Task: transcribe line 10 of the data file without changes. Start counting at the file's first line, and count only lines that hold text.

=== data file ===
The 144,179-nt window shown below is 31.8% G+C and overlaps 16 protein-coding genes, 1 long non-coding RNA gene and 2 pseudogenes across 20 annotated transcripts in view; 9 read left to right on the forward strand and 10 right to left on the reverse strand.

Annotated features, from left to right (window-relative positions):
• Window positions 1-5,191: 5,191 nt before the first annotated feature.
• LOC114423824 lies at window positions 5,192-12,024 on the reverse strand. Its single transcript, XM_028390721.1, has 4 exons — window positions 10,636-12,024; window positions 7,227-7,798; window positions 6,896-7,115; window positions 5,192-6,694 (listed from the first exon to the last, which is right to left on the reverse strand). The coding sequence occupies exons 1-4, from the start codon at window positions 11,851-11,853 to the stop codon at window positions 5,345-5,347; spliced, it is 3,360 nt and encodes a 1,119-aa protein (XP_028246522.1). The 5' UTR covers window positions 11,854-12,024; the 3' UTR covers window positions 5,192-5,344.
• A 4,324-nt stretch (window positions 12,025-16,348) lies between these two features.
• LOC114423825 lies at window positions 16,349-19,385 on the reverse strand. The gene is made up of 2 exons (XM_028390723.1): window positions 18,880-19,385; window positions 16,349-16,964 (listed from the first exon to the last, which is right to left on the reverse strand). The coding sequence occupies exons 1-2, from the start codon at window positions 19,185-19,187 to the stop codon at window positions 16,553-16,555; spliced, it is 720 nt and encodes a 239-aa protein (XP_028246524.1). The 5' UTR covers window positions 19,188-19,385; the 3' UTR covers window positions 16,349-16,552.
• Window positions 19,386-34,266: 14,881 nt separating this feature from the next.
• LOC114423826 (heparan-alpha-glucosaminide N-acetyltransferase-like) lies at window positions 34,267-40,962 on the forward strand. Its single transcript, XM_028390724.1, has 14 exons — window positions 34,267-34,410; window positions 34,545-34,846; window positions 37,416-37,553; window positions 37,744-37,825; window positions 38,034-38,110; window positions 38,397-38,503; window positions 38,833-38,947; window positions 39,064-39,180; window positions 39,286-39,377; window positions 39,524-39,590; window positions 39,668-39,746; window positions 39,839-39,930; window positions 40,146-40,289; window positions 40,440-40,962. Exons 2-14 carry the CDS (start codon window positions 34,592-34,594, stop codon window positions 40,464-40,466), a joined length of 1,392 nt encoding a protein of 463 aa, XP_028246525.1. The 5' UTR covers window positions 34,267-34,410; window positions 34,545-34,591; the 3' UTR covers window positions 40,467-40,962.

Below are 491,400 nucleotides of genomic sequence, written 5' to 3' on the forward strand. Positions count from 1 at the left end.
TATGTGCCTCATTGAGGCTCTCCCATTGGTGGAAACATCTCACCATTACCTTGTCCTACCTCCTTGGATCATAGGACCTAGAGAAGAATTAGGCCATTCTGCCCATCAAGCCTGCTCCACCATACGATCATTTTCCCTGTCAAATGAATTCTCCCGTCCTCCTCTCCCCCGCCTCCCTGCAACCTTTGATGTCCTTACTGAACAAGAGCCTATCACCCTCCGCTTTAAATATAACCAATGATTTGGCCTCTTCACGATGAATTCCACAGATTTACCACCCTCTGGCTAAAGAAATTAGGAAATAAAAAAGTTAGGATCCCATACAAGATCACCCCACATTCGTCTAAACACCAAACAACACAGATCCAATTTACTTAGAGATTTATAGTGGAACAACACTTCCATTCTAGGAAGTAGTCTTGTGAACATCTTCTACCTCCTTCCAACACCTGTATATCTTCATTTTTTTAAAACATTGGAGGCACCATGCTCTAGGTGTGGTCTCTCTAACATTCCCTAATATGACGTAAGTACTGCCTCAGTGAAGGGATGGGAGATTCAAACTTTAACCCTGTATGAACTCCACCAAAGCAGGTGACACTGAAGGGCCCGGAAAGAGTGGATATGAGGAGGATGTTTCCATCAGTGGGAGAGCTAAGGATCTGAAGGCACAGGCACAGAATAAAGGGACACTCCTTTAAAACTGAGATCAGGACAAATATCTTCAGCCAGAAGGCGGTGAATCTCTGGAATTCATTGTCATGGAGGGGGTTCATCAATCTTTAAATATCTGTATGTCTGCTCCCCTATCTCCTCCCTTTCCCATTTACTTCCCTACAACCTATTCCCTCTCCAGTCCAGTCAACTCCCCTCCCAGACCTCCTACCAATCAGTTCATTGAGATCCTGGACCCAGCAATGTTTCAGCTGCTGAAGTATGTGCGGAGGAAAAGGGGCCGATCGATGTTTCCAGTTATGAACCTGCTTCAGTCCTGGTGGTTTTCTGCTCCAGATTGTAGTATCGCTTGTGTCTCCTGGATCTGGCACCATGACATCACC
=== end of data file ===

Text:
TATGTGCCTCATTGAGGCTCTCCCATTGGTGGAAACATCTCACCATTACCTTGTCCTACCTCCTTGGATCATAGGACCTAGAGAAGAATTAGGCCATTCTGCCCATCAAGCCTGCTCCACCATACGATCATTTTCCCTGTCAAATGAATTCTCCCGTCCTCCTCTCCCCCGCCTCCCTGCAACCTTTGATGTCCTTACTGAACAAGAGCCTATCACCCTCCGCTTTAAATATAACCAATGATTTGGCCTCTTCACGATGAATTCCACAGATTTACCACCCTCTGGCTAAAGAAATTAGGAAATAAAAAAGTTAGGATCCCATACAAGATCACCCCACATTCGTCTAAACACCAAACAACACAGATCCAATTTACTTAGAGATTTATAGTGGAACAACACTTCCATTCTAGGAAGTAGTCTTGTGAACATCTTCTACCTCCTTCCAACACCTGTATATCTTCATTTTTTTAAAACATTGGAGGCACCATGCTCTAGGTGTGGTCTCTCTAACATTCCCTAATATGACGTAAGTACTGCCTCAGTGAAGGGATGGGAGATTCAAACTTTAACCCTGTATGAACTCCACCAAAGCAGGTGACACTGAAGGGCCCGGAAAGAGTGGATATGAGGAGGATGTTTCCATCAGTGGGAGAGCTAAGGATCTGAAGGCACAGGCACAGAATAAAGGGACACTCCTTTAAAACTGAGATCAGGACAAATATCTTCAGCCAGAAGGCGGTGAATCTCTGGAATTCATTGTCATGGAGGGGGTTCATCAATCTTTAAATATCTGTATGTCTGCTCCCCTATCTCCTCCCTTTCCCATTTACTTCCCTACAACCTATTCCCTCTCCAGTCCAGTCAACTCCCCTCCCAGACCTCCTACCAATCAGTTCATTGAGATCCTGGACCCAGCAATGTTTCAGCTGCTGAAGTATGTGCGGAGGAAAAGGGGCCGATCGATGTTTCCAGTTATGAACCTGCTTCAGTCCTGGTGGTTTTCTGCTCCAGATTGTAGTATCGCTTGTGTCTCCTGGATCTGGCACCATGACATCACC